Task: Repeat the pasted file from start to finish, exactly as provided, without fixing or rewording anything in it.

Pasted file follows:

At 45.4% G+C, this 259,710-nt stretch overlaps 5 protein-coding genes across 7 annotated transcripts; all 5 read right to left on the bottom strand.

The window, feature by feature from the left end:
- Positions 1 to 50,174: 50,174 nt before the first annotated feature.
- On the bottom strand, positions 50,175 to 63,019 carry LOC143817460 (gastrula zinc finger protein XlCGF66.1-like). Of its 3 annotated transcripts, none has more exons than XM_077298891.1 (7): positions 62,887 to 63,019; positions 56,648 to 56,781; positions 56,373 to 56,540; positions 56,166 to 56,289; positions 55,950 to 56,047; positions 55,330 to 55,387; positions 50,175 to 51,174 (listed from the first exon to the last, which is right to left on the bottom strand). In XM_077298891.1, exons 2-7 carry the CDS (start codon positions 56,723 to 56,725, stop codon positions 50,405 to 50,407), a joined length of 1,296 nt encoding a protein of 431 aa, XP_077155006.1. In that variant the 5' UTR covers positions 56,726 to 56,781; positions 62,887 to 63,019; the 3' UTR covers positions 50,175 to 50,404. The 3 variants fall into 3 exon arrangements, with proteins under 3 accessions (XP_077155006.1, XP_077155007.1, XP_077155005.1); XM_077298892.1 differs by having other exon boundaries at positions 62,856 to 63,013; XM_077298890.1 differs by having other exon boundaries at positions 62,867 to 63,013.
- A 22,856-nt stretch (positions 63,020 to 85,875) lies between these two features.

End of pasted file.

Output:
At 45.4% G+C, this 259,710-nt stretch overlaps 5 protein-coding genes across 7 annotated transcripts; all 5 read right to left on the bottom strand.

The window, feature by feature from the left end:
- Positions 1 to 50,174: 50,174 nt before the first annotated feature.
- On the bottom strand, positions 50,175 to 63,019 carry LOC143817460 (gastrula zinc finger protein XlCGF66.1-like). Of its 3 annotated transcripts, none has more exons than XM_077298891.1 (7): positions 62,887 to 63,019; positions 56,648 to 56,781; positions 56,373 to 56,540; positions 56,166 to 56,289; positions 55,950 to 56,047; positions 55,330 to 55,387; positions 50,175 to 51,174 (listed from the first exon to the last, which is right to left on the bottom strand). In XM_077298891.1, exons 2-7 carry the CDS (start codon positions 56,723 to 56,725, stop codon positions 50,405 to 50,407), a joined length of 1,296 nt encoding a protein of 431 aa, XP_077155006.1. In that variant the 5' UTR covers positions 56,726 to 56,781; positions 62,887 to 63,019; the 3' UTR covers positions 50,175 to 50,404. The 3 variants fall into 3 exon arrangements, with proteins under 3 accessions (XP_077155006.1, XP_077155007.1, XP_077155005.1); XM_077298892.1 differs by having other exon boundaries at positions 62,856 to 63,013; XM_077298890.1 differs by having other exon boundaries at positions 62,867 to 63,013.
- A 22,856-nt stretch (positions 63,020 to 85,875) lies between these two features.